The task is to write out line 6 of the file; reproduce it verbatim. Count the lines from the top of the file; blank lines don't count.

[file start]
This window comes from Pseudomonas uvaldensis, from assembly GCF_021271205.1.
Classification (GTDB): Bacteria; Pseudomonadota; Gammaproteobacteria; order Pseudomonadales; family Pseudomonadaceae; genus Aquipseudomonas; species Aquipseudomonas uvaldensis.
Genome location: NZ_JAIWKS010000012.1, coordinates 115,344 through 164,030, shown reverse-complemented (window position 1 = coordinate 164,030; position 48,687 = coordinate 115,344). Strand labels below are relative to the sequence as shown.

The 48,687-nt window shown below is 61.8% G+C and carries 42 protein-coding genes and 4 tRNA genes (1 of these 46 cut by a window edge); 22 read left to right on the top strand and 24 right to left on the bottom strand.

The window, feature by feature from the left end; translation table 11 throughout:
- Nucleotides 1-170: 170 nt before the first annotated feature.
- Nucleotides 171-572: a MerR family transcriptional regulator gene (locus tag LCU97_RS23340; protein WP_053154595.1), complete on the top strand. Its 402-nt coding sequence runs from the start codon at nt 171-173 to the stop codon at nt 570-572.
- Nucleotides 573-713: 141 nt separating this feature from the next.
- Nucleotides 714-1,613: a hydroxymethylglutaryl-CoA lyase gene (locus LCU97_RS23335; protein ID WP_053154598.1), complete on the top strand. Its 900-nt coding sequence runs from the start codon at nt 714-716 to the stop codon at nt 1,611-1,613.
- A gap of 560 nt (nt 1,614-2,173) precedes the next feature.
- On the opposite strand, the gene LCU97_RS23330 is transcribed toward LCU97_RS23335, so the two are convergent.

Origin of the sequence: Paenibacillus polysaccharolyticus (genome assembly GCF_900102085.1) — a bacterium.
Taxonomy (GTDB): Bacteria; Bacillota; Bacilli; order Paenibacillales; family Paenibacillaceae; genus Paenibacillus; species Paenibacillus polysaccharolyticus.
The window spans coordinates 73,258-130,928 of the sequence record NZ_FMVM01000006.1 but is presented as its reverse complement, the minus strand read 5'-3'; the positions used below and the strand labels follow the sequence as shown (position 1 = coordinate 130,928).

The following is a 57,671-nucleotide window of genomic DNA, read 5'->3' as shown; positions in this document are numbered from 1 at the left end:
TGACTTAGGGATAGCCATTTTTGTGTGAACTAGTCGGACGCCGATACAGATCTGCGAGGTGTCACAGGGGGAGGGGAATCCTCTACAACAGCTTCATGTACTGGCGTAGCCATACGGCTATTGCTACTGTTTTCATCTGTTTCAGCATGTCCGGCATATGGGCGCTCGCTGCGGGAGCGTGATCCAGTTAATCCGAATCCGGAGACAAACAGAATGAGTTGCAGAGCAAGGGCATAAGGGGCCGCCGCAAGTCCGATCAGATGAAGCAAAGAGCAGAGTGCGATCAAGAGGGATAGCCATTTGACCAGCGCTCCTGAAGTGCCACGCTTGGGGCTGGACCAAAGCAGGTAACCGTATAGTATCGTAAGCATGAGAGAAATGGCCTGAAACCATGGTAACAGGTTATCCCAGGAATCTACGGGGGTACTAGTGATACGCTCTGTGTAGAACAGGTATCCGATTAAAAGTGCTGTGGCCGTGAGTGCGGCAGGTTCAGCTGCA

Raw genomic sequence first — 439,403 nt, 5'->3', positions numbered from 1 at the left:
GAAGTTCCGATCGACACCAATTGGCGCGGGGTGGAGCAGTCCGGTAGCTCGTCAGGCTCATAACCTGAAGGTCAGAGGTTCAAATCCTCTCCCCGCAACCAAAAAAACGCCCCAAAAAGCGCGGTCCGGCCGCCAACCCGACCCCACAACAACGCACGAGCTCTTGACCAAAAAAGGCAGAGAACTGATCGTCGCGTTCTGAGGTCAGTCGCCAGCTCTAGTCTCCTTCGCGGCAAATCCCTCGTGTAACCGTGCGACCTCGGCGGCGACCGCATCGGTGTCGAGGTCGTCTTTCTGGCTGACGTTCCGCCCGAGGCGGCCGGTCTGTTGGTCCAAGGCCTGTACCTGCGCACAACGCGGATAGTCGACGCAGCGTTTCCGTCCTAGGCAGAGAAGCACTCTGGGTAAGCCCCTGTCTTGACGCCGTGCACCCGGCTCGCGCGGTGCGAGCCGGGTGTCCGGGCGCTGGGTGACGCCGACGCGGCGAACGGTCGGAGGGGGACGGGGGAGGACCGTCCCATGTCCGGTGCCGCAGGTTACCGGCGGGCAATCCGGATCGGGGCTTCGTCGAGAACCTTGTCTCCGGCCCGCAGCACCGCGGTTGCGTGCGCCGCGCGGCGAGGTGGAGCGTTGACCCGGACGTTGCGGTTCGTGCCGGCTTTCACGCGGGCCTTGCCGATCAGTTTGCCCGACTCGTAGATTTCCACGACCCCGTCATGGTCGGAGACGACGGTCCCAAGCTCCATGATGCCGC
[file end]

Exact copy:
- Nucleotides 1-170: 170 nt before the first annotated feature.